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May 3, 2021, 7:14 a.m. -  Pete Roggeman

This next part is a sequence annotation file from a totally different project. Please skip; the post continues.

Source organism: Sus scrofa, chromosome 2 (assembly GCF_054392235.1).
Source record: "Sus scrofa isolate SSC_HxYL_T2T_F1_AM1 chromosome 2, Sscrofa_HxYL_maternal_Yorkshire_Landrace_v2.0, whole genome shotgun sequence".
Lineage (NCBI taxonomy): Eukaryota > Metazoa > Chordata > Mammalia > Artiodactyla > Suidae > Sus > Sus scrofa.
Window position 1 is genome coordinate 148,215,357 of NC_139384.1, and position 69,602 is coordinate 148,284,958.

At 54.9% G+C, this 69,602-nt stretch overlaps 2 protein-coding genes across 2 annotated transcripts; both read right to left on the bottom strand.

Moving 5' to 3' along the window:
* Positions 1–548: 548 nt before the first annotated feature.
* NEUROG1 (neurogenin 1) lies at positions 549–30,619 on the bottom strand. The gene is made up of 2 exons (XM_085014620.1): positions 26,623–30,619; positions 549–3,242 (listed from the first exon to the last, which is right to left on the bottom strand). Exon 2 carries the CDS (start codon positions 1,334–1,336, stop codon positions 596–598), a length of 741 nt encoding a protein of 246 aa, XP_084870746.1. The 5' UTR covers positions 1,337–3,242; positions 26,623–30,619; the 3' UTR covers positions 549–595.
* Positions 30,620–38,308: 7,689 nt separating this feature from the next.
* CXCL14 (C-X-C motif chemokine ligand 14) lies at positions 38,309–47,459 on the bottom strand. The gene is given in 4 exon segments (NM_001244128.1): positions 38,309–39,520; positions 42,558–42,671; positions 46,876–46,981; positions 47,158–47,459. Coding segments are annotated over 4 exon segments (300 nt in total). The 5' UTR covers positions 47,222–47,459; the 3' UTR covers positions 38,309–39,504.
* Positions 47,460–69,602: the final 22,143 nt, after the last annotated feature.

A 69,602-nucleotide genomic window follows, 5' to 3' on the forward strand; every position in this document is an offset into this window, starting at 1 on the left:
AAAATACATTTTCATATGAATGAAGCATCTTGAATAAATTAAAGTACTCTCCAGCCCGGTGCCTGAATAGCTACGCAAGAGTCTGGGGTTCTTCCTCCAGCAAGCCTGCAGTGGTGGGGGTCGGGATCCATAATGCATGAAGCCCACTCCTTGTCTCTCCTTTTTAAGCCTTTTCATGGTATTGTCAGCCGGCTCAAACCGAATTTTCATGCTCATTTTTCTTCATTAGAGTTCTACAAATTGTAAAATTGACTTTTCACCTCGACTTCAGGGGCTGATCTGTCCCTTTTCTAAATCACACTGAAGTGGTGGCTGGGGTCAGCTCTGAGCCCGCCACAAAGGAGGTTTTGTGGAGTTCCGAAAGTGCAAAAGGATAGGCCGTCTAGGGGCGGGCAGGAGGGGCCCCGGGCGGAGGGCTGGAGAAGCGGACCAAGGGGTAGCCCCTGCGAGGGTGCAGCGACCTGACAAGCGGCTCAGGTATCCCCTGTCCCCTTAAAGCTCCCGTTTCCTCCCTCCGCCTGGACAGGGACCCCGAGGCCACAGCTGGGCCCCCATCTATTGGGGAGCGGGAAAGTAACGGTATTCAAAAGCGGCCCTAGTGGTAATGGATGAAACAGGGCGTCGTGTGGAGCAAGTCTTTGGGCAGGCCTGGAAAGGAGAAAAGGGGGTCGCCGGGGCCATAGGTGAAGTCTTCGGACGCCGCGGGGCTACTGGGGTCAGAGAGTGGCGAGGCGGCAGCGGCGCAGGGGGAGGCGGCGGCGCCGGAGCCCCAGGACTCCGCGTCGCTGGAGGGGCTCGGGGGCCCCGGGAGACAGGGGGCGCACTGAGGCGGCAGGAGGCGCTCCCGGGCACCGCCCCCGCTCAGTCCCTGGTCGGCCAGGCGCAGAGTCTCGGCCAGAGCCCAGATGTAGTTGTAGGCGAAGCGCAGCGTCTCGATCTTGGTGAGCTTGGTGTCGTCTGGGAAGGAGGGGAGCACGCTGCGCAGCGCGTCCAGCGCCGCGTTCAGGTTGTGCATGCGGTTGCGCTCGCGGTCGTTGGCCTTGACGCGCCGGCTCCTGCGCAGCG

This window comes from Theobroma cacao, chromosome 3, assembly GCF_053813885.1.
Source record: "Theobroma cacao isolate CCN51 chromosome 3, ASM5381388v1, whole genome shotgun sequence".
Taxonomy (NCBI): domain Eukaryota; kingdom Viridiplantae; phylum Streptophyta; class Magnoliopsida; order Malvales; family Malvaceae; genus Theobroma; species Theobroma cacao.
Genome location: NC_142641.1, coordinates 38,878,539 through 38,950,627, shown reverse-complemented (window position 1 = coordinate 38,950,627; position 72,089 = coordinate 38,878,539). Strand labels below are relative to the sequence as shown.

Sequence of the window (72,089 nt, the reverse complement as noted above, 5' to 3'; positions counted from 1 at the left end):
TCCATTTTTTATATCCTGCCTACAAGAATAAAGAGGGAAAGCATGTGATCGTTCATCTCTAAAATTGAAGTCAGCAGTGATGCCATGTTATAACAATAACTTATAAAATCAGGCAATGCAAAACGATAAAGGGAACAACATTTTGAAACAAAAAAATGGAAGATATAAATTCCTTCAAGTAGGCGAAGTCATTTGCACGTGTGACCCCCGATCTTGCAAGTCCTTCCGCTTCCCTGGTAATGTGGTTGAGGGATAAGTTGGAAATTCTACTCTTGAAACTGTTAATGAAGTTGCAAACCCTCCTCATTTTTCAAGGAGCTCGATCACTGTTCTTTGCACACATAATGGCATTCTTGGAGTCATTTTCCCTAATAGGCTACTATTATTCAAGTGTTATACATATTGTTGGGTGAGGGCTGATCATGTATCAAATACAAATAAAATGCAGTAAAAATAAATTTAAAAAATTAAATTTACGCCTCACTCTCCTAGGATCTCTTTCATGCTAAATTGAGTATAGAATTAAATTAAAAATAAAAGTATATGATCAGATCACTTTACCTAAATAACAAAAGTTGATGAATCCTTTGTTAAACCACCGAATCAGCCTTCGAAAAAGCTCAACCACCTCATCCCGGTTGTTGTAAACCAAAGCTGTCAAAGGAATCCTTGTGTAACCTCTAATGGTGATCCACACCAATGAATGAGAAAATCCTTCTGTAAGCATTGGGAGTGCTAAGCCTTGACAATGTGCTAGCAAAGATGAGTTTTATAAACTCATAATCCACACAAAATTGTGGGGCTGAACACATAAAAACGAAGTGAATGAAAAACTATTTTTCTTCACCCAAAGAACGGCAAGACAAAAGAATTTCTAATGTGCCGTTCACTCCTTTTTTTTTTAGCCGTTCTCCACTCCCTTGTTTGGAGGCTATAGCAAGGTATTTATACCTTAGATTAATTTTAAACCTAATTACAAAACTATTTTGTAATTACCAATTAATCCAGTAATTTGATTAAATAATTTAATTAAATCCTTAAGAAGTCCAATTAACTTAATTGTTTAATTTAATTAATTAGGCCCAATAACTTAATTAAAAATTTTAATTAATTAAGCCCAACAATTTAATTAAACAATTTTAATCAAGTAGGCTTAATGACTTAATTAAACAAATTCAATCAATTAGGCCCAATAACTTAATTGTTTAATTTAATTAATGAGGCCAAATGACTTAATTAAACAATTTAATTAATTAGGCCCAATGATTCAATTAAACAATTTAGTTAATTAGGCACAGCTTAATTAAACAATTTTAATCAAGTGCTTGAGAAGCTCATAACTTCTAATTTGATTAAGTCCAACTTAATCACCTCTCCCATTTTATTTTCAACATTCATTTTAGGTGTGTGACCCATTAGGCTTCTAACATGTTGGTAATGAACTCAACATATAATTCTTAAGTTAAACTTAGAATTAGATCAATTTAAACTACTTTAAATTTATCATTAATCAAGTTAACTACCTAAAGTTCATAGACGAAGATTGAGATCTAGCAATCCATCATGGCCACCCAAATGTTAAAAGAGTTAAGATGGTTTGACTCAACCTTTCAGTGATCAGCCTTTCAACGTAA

I think that sounds unreasonably harsh. Of course, you're coming at it from the shop perspective, and it's easy to understand your viewpoint, but it's not fair nor realistic to hold our dear Mr Poopie and friends accountable for upholding a 'bro shop'* code that - due to present conditions - could be unduly punitive. He's in a tight spot and realizes there's an ethical dilemma, so he seeks advice. The asshole, in my mind, wouldn't give the dilemma a moment of thought - he'd just tear his way through the options until the moment he decides he found the right one and pulls the trigger. It doesn't sound like the deposit in question is ironclad, which makes one wonder why that shop presented it as an option. I've put deposits down on bikes, tennis rackets, golf clubs and cars, and each time there was paperwork involved that protected both sides. If the shop chooses not to go that route, they have to suffer the consequences of it.  In any case, it's not the customer that is responsible for the life and death of a shop, it's the shop itself. It's probably the case in all retail environments, but I never understood the attitude that saddles the customer with a responsibility to ensure a shop's well-being. Sure, there's a symbiotic relationship there that can be a beautiful thing, but business and the market changes, and shops have to adapt and survive, or go out of business...just like yours did, when the owner clearly decided that going the corporate route would be beneficial. Even more confusing for the customer if there are different 'rules' for a bro shop vs a corporate shop. *I know we're all trying to get away from 'bro' esp because it's tied to gender, but I couldn't find a proper substitute at 7 in the morning.

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